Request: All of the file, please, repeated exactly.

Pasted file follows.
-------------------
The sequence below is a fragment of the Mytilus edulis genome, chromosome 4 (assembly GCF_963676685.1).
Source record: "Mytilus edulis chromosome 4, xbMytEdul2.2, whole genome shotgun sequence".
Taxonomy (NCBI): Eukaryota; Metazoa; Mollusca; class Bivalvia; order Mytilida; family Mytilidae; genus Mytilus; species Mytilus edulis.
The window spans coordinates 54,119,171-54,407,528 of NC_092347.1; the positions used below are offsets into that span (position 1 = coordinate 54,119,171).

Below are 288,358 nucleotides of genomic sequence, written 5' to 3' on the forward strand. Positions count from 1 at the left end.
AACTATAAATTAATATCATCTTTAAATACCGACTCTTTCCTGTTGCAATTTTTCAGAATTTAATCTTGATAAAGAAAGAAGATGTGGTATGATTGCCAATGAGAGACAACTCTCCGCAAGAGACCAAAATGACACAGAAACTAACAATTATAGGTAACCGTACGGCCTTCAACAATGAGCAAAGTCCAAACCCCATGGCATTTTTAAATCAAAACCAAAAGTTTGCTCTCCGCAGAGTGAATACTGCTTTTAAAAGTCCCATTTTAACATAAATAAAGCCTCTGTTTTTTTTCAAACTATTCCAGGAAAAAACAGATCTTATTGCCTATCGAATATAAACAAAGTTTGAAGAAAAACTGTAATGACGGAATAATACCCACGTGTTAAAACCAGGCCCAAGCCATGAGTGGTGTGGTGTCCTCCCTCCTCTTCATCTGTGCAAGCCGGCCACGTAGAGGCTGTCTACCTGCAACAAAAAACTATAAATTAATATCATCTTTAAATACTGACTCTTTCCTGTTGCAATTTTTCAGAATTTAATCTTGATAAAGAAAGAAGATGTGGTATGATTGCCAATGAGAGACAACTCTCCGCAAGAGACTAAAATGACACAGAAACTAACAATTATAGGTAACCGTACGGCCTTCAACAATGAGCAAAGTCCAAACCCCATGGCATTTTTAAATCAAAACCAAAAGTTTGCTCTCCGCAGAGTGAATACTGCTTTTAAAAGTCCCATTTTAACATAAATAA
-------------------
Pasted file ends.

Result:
The sequence below is a fragment of the Mytilus edulis genome, chromosome 4 (assembly GCF_963676685.1).
Source record: "Mytilus edulis chromosome 4, xbMytEdul2.2, whole genome shotgun sequence".
Taxonomy (NCBI): Eukaryota; Metazoa; Mollusca; class Bivalvia; order Mytilida; family Mytilidae; genus Mytilus; species Mytilus edulis.
The window spans coordinates 54,119,171-54,407,528 of NC_092347.1; the positions used below are offsets into that span (position 1 = coordinate 54,119,171).

Below are 288,358 nucleotides of genomic sequence, written 5' to 3' on the forward strand. Positions count from 1 at the left end.
AACTATAAATTAATATCATCTTTAAATACCGACTCTTTCCTGTTGCAATTTTTCAGAATTTAATCTTGATAAAGAAAGAAGATGTGGTATGATTGCCAATGAGAGACAACTCTCCGCAAGAGACCAAAATGACACAGAAACTAACAATTATAGGTAACCGTACGGCCTTCAACAATGAGCAAAGTCCAAACCCCATGGCATTTTTAAATCAAAACCAAAAGTTTGCTCTCCGCAGAGTGAATACTGCTTTTAAAAGTCCCATTTTAACATAAATAAAGCCTCTGTTTTTTTTCAAACTATTCCAGGAAAAAACAGATCTTATTGCCTATCGAATATAAACAAAGTTTGAAGAAAAACTGTAATGACGGAATAATACCCACGTGTTAAAACCAGGCCCAAGCCATGAGTGGTGTGGTGTCCTCCCTCCTCTTCATCTGTGCAAGCCGGCCACGTAGAGGCTGTCTACCTGCAACAAAAAACTATAAATTAATATCATCTTTAAATACTGACTCTTTCCTGTTGCAATTTTTCAGAATTTAATCTTGATAAAGAAAGAAGATGTGGTATGATTGCCAATGAGAGACAACTCTCCGCAAGAGACTAAAATGACACAGAAACTAACAATTATAGGTAACCGTACGGCCTTCAACAATGAGCAAAGTCCAAACCCCATGGCATTTTTAAATCAAAACCAAAAGTTTGCTCTCCGCAGAGTGAATACTGCTTTTAAAAGTCCCATTTTAACATAAATAA